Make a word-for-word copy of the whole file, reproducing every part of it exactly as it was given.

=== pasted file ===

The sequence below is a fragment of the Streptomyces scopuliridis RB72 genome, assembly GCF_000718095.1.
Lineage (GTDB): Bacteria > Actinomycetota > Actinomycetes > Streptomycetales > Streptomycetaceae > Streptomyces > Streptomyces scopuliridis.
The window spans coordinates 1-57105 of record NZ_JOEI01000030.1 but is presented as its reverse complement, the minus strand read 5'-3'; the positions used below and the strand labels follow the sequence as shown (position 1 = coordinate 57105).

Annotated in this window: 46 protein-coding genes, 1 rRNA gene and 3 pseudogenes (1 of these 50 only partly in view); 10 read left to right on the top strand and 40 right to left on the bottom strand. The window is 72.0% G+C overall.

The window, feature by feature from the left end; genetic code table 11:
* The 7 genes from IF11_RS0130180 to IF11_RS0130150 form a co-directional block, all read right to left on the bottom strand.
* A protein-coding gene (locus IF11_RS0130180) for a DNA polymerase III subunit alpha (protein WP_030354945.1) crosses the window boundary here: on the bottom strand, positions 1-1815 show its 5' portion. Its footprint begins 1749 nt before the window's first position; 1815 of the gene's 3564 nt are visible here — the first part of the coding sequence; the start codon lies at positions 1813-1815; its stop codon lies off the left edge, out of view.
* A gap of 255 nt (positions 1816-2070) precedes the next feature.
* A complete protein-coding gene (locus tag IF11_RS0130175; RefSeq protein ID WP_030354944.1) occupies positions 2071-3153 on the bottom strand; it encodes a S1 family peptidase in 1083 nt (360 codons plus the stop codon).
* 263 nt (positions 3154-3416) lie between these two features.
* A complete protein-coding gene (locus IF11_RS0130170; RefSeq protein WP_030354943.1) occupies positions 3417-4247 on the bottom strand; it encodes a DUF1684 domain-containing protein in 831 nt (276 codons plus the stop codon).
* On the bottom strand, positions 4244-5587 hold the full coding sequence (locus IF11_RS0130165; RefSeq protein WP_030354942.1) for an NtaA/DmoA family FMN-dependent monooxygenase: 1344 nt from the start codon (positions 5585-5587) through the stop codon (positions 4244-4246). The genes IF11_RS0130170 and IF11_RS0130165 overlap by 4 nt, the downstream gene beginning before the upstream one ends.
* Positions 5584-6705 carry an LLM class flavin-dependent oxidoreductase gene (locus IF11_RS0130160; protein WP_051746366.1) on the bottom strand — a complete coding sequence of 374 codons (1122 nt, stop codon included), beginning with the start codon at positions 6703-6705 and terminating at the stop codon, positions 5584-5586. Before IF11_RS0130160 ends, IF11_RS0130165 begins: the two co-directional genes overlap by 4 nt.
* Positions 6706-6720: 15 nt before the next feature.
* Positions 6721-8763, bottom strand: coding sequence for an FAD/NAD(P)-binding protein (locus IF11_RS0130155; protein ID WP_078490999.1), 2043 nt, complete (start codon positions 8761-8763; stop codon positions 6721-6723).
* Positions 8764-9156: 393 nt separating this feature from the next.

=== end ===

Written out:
The sequence below is a fragment of the Streptomyces scopuliridis RB72 genome, assembly GCF_000718095.1.
Lineage (GTDB): Bacteria > Actinomycetota > Actinomycetes > Streptomycetales > Streptomycetaceae > Streptomyces > Streptomyces scopuliridis.
The window spans coordinates 1-57105 of record NZ_JOEI01000030.1 but is presented as its reverse complement, the minus strand read 5'-3'; the positions used below and the strand labels follow the sequence as shown (position 1 = coordinate 57105).

Annotated in this window: 46 protein-coding genes, 1 rRNA gene and 3 pseudogenes (1 of these 50 only partly in view); 10 read left to right on the top strand and 40 right to left on the bottom strand. The window is 72.0% G+C overall.

The window, feature by feature from the left end; genetic code table 11:
* The 7 genes from IF11_RS0130180 to IF11_RS0130150 form a co-directional block, all read right to left on the bottom strand.
* A protein-coding gene (locus IF11_RS0130180) for a DNA polymerase III subunit alpha (protein WP_030354945.1) crosses the window boundary here: on the bottom strand, positions 1-1815 show its 5' portion. Its footprint begins 1749 nt before the window's first position; 1815 of the gene's 3564 nt are visible here — the first part of the coding sequence; the start codon lies at positions 1813-1815; its stop codon lies off the left edge, out of view.
* A gap of 255 nt (positions 1816-2070) precedes the next feature.
* A complete protein-coding gene (locus tag IF11_RS0130175; RefSeq protein ID WP_030354944.1) occupies positions 2071-3153 on the bottom strand; it encodes a S1 family peptidase in 1083 nt (360 codons plus the stop codon).
* 263 nt (positions 3154-3416) lie between these two features.
* A complete protein-coding gene (locus IF11_RS0130170; RefSeq protein WP_030354943.1) occupies positions 3417-4247 on the bottom strand; it encodes a DUF1684 domain-containing protein in 831 nt (276 codons plus the stop codon).
* On the bottom strand, positions 4244-5587 hold the full coding sequence (locus IF11_RS0130165; RefSeq protein WP_030354942.1) for an NtaA/DmoA family FMN-dependent monooxygenase: 1344 nt from the start codon (positions 5585-5587) through the stop codon (positions 4244-4246). The genes IF11_RS0130170 and IF11_RS0130165 overlap by 4 nt, the downstream gene beginning before the upstream one ends.
* Positions 5584-6705 carry an LLM class flavin-dependent oxidoreductase gene (locus IF11_RS0130160; protein WP_051746366.1) on the bottom strand — a complete coding sequence of 374 codons (1122 nt, stop codon included), beginning with the start codon at positions 6703-6705 and terminating at the stop codon, positions 5584-5586. Before IF11_RS0130160 ends, IF11_RS0130165 begins: the two co-directional genes overlap by 4 nt.
* Positions 6706-6720: 15 nt before the next feature.
* Positions 6721-8763, bottom strand: coding sequence for an FAD/NAD(P)-binding protein (locus IF11_RS0130155; protein ID WP_078490999.1), 2043 nt, complete (start codon positions 8761-8763; stop codon positions 6721-6723).
* Positions 8764-9156: 393 nt separating this feature from the next.